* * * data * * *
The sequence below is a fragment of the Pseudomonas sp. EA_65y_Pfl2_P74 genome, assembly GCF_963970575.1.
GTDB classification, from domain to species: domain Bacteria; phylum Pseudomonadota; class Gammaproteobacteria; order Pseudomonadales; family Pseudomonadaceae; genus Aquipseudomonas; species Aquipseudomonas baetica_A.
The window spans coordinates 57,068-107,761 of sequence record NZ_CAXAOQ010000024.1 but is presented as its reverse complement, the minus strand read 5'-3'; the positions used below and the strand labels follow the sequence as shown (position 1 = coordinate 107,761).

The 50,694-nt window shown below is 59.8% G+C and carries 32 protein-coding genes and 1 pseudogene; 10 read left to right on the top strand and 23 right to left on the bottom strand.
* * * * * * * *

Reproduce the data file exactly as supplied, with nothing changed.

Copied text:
The sequence below is a fragment of the Pseudomonas sp. EA_65y_Pfl2_P74 genome, assembly GCF_963970575.1.
GTDB classification, from domain to species: domain Bacteria; phylum Pseudomonadota; class Gammaproteobacteria; order Pseudomonadales; family Pseudomonadaceae; genus Aquipseudomonas; species Aquipseudomonas baetica_A.
The window spans coordinates 57,068-107,761 of sequence record NZ_CAXAOQ010000024.1 but is presented as its reverse complement, the minus strand read 5'-3'; the positions used below and the strand labels follow the sequence as shown (position 1 = coordinate 107,761).

The 50,694-nt window shown below is 59.8% G+C and carries 32 protein-coding genes and 1 pseudogene; 10 read left to right on the top strand and 23 right to left on the bottom strand.